Hers was an eccentric stardom, one possible, perhaps, only in the early '70s, when her off-kilter brand of sexy hysteria helped her score big in a series of zeitgeisty pictures - Easy Rider, Five Easy Pieces, Nashville - even as she became for a while a popular favorite in slightly lower-brow fare like Airport 1975.
If what came after never really hit those heights again, when given the chance she was terrifically effective, for example in Come Back to the Five and Dime, Jimmy Dean, Jimmy Dean, as part of a high-powered ensemble.
Hollywood never really figured out what to do with the most distinctive women of her era. When the spate of daring, clever, off-beat films that brought them notice petered out (and even as some of their leading men, like Jack Nicholson, turned into major stars), performers like Black, Sally Kellerman, Ellen Burstyn, (in American films) Liv Ullmann, and others were left more or less high and dry. They were too quirky, intelligent, not commercial. They either retreated to low-budgets and flat-out character roles or simply faded away. Karen Black kept working, and if the scripts weren't exactly Altman - titles like Dead Girls Don't Tango, Auntie Lee's Meat Pies, and Dinosaur Valley Girls tell the tale - well, she was an actress, and she acted - three pictures on deck this year alone, despite her longstanding health issues.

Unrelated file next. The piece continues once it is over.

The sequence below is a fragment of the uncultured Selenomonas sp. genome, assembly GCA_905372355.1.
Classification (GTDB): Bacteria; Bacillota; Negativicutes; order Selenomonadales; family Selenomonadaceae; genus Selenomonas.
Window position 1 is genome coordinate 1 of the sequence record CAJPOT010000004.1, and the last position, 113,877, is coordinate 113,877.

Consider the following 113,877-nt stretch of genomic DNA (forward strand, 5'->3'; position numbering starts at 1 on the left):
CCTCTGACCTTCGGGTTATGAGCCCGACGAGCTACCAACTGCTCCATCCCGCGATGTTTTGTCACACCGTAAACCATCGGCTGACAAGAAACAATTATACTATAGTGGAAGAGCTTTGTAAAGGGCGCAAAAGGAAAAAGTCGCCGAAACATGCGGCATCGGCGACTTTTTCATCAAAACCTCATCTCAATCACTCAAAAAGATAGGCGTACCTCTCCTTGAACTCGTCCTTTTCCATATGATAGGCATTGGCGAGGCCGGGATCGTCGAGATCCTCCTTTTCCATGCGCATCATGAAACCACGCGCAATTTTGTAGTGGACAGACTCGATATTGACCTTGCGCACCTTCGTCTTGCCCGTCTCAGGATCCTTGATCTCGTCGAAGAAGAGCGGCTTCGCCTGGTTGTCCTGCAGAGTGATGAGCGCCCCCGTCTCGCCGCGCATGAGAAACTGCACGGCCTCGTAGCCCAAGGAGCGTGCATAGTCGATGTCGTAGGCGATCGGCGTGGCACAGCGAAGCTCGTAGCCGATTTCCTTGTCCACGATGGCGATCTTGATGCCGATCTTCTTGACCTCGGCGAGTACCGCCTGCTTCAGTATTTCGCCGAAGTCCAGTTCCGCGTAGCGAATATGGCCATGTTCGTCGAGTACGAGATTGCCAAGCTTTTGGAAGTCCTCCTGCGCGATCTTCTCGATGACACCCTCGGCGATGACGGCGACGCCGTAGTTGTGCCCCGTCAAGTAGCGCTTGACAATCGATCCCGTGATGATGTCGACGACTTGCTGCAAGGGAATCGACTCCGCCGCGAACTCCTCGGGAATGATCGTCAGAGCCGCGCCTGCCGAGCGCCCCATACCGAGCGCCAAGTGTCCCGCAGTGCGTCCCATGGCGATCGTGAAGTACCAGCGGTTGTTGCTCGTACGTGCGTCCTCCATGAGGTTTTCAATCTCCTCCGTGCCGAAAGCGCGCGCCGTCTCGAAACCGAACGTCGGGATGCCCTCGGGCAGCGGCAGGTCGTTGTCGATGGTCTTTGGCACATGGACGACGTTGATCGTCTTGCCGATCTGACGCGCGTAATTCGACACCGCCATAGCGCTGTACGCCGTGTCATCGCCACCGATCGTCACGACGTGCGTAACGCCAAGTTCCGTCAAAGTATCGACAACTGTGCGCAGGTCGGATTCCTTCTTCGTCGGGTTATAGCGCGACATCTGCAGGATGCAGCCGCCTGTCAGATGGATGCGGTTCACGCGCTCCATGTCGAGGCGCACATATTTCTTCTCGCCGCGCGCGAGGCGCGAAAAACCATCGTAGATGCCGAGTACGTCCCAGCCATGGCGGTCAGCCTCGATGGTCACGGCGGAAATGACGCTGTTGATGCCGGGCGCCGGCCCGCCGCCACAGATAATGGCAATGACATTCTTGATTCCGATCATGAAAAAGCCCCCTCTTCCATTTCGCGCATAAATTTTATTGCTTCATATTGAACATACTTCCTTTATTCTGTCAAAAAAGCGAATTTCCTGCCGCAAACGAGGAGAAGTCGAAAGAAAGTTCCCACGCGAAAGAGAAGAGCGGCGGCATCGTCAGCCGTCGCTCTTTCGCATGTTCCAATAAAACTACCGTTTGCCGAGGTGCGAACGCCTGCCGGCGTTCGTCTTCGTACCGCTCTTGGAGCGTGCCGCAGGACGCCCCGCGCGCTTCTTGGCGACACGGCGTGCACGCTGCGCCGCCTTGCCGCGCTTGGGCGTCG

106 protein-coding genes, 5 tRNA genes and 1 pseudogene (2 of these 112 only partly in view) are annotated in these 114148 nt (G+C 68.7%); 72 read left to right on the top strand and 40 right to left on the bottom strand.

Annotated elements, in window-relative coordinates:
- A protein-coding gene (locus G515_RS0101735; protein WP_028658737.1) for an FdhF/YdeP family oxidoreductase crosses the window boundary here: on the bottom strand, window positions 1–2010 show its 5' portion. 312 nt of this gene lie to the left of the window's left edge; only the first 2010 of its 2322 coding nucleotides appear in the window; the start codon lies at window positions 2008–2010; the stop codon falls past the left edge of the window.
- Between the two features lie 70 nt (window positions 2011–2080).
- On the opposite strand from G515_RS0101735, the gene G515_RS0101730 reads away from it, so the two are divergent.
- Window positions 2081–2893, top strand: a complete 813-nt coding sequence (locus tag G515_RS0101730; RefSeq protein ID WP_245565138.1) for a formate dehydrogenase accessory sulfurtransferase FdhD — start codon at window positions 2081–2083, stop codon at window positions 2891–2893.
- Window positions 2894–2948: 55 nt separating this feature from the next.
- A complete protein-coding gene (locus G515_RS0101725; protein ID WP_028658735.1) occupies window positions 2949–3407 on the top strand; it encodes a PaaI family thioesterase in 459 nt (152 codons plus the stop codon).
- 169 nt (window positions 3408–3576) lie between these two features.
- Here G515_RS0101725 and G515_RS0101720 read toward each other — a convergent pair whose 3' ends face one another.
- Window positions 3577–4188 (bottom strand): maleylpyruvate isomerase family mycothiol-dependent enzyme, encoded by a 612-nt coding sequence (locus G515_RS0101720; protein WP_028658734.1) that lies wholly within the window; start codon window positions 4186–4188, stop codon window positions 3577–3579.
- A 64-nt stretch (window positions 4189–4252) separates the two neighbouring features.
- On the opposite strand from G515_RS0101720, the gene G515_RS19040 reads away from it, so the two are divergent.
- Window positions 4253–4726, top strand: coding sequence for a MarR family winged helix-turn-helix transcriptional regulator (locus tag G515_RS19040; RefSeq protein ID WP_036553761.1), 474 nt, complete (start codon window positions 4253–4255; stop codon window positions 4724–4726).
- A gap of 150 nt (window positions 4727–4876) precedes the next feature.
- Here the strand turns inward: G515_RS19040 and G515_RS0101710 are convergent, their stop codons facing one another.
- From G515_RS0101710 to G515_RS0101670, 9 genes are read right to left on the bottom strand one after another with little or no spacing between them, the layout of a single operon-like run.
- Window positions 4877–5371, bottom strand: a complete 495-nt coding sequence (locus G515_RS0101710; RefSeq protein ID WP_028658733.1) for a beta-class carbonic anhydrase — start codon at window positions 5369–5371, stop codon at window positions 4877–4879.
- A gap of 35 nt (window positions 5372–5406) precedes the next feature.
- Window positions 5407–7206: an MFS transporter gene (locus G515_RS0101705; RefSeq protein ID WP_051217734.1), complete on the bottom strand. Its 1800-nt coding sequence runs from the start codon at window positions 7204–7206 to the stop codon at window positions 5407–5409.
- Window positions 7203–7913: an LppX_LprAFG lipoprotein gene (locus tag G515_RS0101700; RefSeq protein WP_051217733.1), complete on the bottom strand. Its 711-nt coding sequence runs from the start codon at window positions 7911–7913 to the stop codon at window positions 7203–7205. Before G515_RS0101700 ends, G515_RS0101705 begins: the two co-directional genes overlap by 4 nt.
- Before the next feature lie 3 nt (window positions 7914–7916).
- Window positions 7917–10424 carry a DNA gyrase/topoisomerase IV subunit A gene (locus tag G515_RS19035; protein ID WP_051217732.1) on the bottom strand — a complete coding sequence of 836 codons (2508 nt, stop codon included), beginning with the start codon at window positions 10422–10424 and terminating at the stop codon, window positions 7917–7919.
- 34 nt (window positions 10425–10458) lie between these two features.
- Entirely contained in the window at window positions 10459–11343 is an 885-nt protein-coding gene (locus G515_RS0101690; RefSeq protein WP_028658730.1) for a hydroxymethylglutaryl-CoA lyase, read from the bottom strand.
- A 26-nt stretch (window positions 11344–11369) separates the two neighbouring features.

And now she's returned to Fabulon. RIP.